The Samsung Galaxy S4 Android 4.4.2 KitKat update continues to roll out at a steady pace as we push deeper into 2014 and closer to a possible Android 4.4.3 KitKat release. With details swirling, we want to take a close look at the Galaxy S4 Android 4.4 KitKat update’s progress and delve into the most important things Galaxy S4 owners need to know about its release.
Way back in early February, Sprint became the first major carrier to deploy the Samsung Galaxy S4 Android 4.4 KitKat update. The update came out of the blue and came as a bit of a surprise given that American carriers typically are not the first to major Android software updates. International variants typically best their American counterparts in terms of speed.
Since that day in February, we’ve seen the Samsung Galaxy S4 Android 4.4 KitKat update explode onto the scene and land for a great number of devices in the United States and elsewhere. In fact, the update has been pushing out so far that casual Galaxy S4 owners are having trouble weeding out the most important details.
Here, we get rid of the noise and offer up the five most important things that Samsung Galaxy S4 owners need to know right now about the Android 4.4 KitKat update itself and its roll out.
Verizon Galaxy S4 Android 4.4 KitKat Update MIA
The Verizon Galaxy S4 Android 4.4 KitKat update remains the only major Galaxy S4 Android 4.4 KitKat update missing in the United States. Despite pleas from its customers, particularly those dealing with Android 4.3 Jelly Bean problems, the carrier remains silent about its plans for a roll out.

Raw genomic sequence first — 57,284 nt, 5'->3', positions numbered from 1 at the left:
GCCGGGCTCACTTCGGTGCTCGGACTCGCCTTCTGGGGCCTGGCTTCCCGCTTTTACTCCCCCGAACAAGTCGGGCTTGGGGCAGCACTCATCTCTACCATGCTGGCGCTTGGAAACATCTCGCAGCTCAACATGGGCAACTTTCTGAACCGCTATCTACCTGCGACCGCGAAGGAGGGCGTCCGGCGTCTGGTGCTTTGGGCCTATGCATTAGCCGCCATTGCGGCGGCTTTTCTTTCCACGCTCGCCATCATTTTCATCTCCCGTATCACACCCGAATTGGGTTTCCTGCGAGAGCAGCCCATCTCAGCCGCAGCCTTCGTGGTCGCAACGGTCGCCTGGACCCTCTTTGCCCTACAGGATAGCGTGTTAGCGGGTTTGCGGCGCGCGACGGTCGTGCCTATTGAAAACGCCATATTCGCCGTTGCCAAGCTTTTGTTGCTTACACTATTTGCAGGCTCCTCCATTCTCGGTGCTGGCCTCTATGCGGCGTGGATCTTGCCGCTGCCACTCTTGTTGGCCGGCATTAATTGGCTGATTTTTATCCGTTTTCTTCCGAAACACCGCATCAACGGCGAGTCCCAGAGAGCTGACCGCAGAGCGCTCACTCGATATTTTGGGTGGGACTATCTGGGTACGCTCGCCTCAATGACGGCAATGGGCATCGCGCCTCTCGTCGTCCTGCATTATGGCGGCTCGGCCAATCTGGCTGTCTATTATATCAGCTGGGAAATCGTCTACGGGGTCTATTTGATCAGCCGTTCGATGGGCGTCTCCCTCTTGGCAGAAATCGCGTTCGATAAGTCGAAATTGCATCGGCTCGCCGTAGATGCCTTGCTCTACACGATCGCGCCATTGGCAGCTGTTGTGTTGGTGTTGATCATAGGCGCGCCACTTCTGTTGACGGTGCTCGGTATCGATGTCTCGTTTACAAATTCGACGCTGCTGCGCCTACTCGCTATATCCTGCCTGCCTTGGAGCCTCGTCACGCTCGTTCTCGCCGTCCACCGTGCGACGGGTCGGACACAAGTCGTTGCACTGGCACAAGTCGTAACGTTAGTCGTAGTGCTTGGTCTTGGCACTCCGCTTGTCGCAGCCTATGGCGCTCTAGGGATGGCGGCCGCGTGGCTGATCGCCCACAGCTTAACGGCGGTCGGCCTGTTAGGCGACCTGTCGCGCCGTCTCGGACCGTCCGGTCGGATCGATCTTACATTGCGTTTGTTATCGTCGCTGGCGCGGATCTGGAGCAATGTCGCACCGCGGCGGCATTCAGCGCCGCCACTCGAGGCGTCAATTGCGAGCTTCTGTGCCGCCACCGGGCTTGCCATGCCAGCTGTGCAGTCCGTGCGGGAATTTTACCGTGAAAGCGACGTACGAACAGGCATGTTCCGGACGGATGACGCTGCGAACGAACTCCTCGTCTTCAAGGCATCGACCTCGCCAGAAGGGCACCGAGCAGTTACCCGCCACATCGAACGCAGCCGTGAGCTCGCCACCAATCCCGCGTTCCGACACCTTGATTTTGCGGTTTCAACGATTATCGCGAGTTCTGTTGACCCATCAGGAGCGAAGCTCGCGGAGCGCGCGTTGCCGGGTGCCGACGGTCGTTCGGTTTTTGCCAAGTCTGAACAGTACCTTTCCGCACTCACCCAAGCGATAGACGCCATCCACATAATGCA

Unlike some of the other Galaxy S4 Android 4.4 KitKat updates in the United States, the Verizon Galaxy S4 update remains tucked away in the shadows. It hasn’t appeared on Samsung’s website, it hasn’t appeared at the company’s Open Source site, and it hasn’t seen any possible dates pop up in the rumor mill. Verizon Galaxy S4 owners are almost completely in the dark.
We saw almost because we’ve heard that the Verizon Galaxy S4 Android 4.4 KitKat update is currently in internal testing. Unfortunately, we were told that several weeks ago. More recently, we discovered this image from SXTP-Developers and this comment a senior member of XDA-Developers. April seems likely for a release but it remains unconfirmed.
It has been a couple of weeks since we saw the last Galaxy S4 Android 4.4 KitKat update hit the U.S. so we do expect an update to arrive soon. Verizon is usually a few weeks behind the rest of the pack.
At this rate though, Android 4.4.3 KitKat could be out before Verizon pushes Android 4.4.2 as rumors suggest that the new Android update will be out in two to three weeks.
Smaller Carriers Silent
Verizon isn’t the only carrier in the United States that has yet to roll out an Android 4.4 KitKat update. C Spire Wireless, Cricket Wireless and MetroPCS all carry the Galaxy S4 and none of them have announced their plans for the Android 4.4 KitKat update. Owners continue to ask about the updates but continue to get generic, uninformative responses from carrier social media accounts.